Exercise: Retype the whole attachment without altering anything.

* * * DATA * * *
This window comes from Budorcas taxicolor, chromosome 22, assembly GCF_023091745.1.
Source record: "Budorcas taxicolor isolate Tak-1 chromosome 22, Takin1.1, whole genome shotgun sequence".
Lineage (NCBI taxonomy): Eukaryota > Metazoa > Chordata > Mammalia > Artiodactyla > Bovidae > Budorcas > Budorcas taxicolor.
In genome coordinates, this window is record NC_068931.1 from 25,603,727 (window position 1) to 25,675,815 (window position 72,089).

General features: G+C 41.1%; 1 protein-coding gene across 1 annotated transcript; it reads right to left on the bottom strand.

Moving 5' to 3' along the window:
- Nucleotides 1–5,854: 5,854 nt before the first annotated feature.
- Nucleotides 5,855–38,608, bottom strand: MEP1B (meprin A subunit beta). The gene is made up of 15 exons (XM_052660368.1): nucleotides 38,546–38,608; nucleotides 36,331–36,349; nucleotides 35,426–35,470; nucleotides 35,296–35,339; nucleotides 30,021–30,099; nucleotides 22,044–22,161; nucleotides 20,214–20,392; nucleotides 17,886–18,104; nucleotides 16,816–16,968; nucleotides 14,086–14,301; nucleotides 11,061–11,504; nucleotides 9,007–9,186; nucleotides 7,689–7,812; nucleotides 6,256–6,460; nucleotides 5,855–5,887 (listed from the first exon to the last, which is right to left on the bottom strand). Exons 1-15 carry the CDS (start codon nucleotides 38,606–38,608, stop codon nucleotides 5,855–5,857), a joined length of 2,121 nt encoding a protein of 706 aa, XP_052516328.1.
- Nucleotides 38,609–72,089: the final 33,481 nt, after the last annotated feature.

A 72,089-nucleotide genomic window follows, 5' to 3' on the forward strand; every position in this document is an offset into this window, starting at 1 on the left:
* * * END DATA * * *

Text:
This window comes from Budorcas taxicolor, chromosome 22, assembly GCF_023091745.1.
Source record: "Budorcas taxicolor isolate Tak-1 chromosome 22, Takin1.1, whole genome shotgun sequence".
Lineage (NCBI taxonomy): Eukaryota > Metazoa > Chordata > Mammalia > Artiodactyla > Bovidae > Budorcas > Budorcas taxicolor.
In genome coordinates, this window is record NC_068931.1 from 25,603,727 (window position 1) to 25,675,815 (window position 72,089).

General features: G+C 41.1%; 1 protein-coding gene across 1 annotated transcript; it reads right to left on the bottom strand.

Moving 5' to 3' along the window:
- Nucleotides 1–5,854: 5,854 nt before the first annotated feature.
- Nucleotides 5,855–38,608, bottom strand: MEP1B (meprin A subunit beta). The gene is made up of 15 exons (XM_052660368.1): nucleotides 38,546–38,608; nucleotides 36,331–36,349; nucleotides 35,426–35,470; nucleotides 35,296–35,339; nucleotides 30,021–30,099; nucleotides 22,044–22,161; nucleotides 20,214–20,392; nucleotides 17,886–18,104; nucleotides 16,816–16,968; nucleotides 14,086–14,301; nucleotides 11,061–11,504; nucleotides 9,007–9,186; nucleotides 7,689–7,812; nucleotides 6,256–6,460; nucleotides 5,855–5,887 (listed from the first exon to the last, which is right to left on the bottom strand). Exons 1-15 carry the CDS (start codon nucleotides 38,606–38,608, stop codon nucleotides 5,855–5,857), a joined length of 2,121 nt encoding a protein of 706 aa, XP_052516328.1.
- Nucleotides 38,609–72,089: the final 33,481 nt, after the last annotated feature.

A 72,089-nucleotide genomic window follows, 5' to 3' on the forward strand; every position in this document is an offset into this window, starting at 1 on the left: